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NCJ Number: 157335 Find in a Library
Title: Research on the Application of Section 85 of the Criminal Code of Canada, Working Document
Author(s): C Meredith; B Steinke; S A Palmer
Date Published: 1994
Page Count: 57
Sponsoring Agency: Canada Department of Justice
Ottawa ON K1A 0H8, Canada
Publication Number: WD1994-20e
Sale Source: Canada Department of Justice
Justice Bldg. Kent St., at Wellington St.
Ottawa ON K1A 0H8,
Canada
Type: Legislation/Policy Analysis
Language: English
Country: Canada
Annotation: Research was conducted to assess the effectiveness of amendments to Section 85 of Canada's Criminal Code in deterring the use of firearms in the commission of criminal offenses.
Abstract: Data were collected from several sources, including research literature, the Royal Canadian Mounted Police, Statistics Canada, provincial court system databases, telephone interviews with selected police agencies, prosecutors and judges, and case law reported in automated databases. The research indicated that charges for offenses involving mandatory minimum sentences were frequently the focus of plea negotiations. The public was largely unaware of which offenses were covered by mandatory minimum sentences. Police officers, lawyers, and judges altered their behavior in various ways aimed at mitigating the impact of mandatory minimum sentences on accused persons for whom the mandatory sentence was perceived to be unduly harsh. Mandatory minimum sentences were seen as shifting discretion from the impartial judiciary to the adversarial prosecution, and mandatory minimum sentences were associated with lower overall conviction probabilities for target offenses. Further, mandatory minimum sentences were estimated to have no more than a modest impact on crime rates for target offenses. Of charges brought under Section 85, about two-thirds were typically stayed, withdrawn, or dismissed. About half of Section 85 charges involved robbery. When individuals were convicted under Section 85, the sentence was most often a single year of imprisonment. Support in principle was strong for mandatory minimum sentences for weapon offenses. 25 references and 12 exhibits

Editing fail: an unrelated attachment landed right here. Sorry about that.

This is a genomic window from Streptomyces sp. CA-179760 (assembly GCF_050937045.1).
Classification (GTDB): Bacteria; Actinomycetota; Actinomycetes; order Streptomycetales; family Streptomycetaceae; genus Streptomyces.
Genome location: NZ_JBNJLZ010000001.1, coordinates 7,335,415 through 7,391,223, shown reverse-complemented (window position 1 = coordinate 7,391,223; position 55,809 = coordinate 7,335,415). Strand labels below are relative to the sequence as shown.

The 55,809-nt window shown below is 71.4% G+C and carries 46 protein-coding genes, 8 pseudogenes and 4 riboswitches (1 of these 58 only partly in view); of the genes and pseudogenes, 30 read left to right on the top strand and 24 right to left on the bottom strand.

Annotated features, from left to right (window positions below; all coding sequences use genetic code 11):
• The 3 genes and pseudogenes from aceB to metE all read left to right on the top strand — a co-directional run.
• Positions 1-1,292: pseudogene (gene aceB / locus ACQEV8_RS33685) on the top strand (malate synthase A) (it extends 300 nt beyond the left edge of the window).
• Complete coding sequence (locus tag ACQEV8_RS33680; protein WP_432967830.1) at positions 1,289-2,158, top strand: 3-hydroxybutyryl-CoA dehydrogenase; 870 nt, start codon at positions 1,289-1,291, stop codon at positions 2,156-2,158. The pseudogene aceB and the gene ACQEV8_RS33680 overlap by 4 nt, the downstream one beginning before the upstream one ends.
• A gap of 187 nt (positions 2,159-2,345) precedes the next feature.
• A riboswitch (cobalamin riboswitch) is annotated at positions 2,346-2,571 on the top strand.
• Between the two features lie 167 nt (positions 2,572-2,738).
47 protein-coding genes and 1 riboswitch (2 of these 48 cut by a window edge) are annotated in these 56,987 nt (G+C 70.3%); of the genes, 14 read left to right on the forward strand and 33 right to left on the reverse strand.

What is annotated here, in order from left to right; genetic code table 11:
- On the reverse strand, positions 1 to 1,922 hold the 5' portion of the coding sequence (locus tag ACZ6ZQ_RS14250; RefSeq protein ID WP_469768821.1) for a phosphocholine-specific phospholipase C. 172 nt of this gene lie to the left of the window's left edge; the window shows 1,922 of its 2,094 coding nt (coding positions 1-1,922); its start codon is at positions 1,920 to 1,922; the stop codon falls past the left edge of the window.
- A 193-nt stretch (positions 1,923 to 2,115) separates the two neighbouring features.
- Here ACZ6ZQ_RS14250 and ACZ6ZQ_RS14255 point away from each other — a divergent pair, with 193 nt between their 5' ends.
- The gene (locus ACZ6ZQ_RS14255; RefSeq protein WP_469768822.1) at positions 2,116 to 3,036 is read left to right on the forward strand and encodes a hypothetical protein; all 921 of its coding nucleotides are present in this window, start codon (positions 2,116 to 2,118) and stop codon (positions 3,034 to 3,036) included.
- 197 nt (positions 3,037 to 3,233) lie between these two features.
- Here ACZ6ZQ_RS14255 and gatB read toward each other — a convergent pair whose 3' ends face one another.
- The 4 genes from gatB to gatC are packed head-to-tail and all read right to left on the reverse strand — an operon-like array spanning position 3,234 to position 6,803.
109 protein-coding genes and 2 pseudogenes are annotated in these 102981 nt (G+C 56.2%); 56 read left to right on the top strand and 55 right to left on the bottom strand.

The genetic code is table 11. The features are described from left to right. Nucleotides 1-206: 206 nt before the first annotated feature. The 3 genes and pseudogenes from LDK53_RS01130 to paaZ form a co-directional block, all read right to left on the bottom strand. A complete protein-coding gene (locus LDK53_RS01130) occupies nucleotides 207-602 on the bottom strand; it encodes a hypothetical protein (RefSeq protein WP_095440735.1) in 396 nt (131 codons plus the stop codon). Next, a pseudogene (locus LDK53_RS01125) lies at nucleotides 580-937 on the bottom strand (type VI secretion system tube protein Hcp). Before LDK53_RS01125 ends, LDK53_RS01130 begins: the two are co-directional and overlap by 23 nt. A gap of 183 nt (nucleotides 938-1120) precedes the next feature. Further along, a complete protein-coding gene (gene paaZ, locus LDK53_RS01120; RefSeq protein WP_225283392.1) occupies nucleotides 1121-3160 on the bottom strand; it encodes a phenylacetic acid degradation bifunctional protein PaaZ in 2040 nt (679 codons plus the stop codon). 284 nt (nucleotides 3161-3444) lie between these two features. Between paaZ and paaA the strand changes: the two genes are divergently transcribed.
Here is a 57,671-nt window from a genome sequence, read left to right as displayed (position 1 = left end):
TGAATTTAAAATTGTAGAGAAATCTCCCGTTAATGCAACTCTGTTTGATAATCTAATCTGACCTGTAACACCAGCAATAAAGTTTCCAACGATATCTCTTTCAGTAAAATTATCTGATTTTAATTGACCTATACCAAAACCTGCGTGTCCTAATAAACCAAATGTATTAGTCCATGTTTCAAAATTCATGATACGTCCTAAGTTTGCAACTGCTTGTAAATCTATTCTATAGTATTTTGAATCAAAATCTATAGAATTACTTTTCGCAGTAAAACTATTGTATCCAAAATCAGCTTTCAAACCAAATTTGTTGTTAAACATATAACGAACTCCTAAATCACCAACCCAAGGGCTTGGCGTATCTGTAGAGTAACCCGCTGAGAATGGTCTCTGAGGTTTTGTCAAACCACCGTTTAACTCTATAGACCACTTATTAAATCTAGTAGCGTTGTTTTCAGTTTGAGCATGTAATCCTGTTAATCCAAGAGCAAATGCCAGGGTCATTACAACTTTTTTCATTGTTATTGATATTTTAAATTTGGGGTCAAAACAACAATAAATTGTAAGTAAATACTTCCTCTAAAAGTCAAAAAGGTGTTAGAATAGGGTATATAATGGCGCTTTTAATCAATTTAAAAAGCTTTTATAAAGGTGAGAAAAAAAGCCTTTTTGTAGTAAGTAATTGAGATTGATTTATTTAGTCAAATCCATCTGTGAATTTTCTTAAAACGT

Main Term(s): Foreign courts
Index Term(s): Canada; Firearm-crime relationships; Foreign criminal codes; Foreign laws; Foreign sentencing; Mandatory Sentencing; Weapons violations
To cite this abstract, use the following link:
http://www.ncjrs.gov/App/publications/abstract.aspx?ID=157335

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